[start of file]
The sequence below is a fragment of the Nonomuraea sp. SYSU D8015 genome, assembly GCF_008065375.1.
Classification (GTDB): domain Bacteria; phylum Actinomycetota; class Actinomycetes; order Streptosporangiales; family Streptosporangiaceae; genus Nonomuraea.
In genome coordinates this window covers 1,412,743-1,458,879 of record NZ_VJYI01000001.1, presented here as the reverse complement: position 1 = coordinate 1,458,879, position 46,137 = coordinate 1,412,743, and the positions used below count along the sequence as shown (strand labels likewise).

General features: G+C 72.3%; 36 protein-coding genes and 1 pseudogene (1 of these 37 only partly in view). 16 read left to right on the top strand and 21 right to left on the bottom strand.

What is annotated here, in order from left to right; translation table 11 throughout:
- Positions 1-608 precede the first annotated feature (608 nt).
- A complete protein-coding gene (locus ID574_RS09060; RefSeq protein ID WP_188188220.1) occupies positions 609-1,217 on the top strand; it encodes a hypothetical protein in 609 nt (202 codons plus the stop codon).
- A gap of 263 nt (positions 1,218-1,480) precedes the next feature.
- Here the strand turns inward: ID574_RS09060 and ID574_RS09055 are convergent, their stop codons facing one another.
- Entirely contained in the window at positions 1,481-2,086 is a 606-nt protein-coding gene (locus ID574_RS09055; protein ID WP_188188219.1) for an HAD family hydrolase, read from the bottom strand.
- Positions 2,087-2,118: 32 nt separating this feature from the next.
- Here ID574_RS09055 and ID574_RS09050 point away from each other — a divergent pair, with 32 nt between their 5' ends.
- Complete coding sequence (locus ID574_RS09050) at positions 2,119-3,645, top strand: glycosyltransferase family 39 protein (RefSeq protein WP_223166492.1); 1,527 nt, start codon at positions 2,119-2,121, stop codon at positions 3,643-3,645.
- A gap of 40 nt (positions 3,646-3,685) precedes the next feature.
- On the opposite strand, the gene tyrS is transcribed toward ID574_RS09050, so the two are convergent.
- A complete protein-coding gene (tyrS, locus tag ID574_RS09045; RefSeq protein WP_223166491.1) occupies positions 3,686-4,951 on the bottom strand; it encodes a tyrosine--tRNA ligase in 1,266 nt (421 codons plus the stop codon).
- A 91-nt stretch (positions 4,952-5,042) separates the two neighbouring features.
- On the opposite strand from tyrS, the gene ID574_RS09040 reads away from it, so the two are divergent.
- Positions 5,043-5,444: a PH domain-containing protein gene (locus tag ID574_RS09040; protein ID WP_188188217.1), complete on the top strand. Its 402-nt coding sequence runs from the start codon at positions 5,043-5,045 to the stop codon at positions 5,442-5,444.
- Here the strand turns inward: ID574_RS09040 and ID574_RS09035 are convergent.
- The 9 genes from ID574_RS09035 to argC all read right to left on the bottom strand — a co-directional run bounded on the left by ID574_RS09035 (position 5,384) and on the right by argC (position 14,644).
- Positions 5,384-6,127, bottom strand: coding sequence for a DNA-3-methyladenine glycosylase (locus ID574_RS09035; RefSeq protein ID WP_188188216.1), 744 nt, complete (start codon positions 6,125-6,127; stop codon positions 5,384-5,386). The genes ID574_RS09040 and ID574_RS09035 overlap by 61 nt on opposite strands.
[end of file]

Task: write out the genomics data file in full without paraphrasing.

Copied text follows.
The sequence below is a fragment of the Nonomuraea sp. SYSU D8015 genome, assembly GCF_008065375.1.
Classification (GTDB): domain Bacteria; phylum Actinomycetota; class Actinomycetes; order Streptosporangiales; family Streptosporangiaceae; genus Nonomuraea.
In genome coordinates this window covers 1,412,743-1,458,879 of record NZ_VJYI01000001.1, presented here as the reverse complement: position 1 = coordinate 1,458,879, position 46,137 = coordinate 1,412,743, and the positions used below count along the sequence as shown (strand labels likewise).

General features: G+C 72.3%; 36 protein-coding genes and 1 pseudogene (1 of these 37 only partly in view). 16 read left to right on the top strand and 21 right to left on the bottom strand.

What is annotated here, in order from left to right; translation table 11 throughout:
- Positions 1-608 precede the first annotated feature (608 nt).
- A complete protein-coding gene (locus ID574_RS09060; RefSeq protein ID WP_188188220.1) occupies positions 609-1,217 on the top strand; it encodes a hypothetical protein in 609 nt (202 codons plus the stop codon).
- A gap of 263 nt (positions 1,218-1,480) precedes the next feature.
- Here the strand turns inward: ID574_RS09060 and ID574_RS09055 are convergent, their stop codons facing one another.
- Entirely contained in the window at positions 1,481-2,086 is a 606-nt protein-coding gene (locus ID574_RS09055; protein ID WP_188188219.1) for an HAD family hydrolase, read from the bottom strand.
- Positions 2,087-2,118: 32 nt separating this feature from the next.
- Here ID574_RS09055 and ID574_RS09050 point away from each other — a divergent pair, with 32 nt between their 5' ends.
- Complete coding sequence (locus ID574_RS09050) at positions 2,119-3,645, top strand: glycosyltransferase family 39 protein (RefSeq protein WP_223166492.1); 1,527 nt, start codon at positions 2,119-2,121, stop codon at positions 3,643-3,645.
- A gap of 40 nt (positions 3,646-3,685) precedes the next feature.
- On the opposite strand, the gene tyrS is transcribed toward ID574_RS09050, so the two are convergent.
- A complete protein-coding gene (tyrS, locus tag ID574_RS09045; RefSeq protein WP_223166491.1) occupies positions 3,686-4,951 on the bottom strand; it encodes a tyrosine--tRNA ligase in 1,266 nt (421 codons plus the stop codon).
- A 91-nt stretch (positions 4,952-5,042) separates the two neighbouring features.
- On the opposite strand from tyrS, the gene ID574_RS09040 reads away from it, so the two are divergent.
- Positions 5,043-5,444: a PH domain-containing protein gene (locus tag ID574_RS09040; protein ID WP_188188217.1), complete on the top strand. Its 402-nt coding sequence runs from the start codon at positions 5,043-5,045 to the stop codon at positions 5,442-5,444.
- Here the strand turns inward: ID574_RS09040 and ID574_RS09035 are convergent.
- The 9 genes from ID574_RS09035 to argC all read right to left on the bottom strand — a co-directional run bounded on the left by ID574_RS09035 (position 5,384) and on the right by argC (position 14,644).
- Positions 5,384-6,127, bottom strand: coding sequence for a DNA-3-methyladenine glycosylase (locus ID574_RS09035; RefSeq protein ID WP_188188216.1), 744 nt, complete (start codon positions 6,125-6,127; stop codon positions 5,384-5,386). The genes ID574_RS09040 and ID574_RS09035 overlap by 61 nt on opposite strands.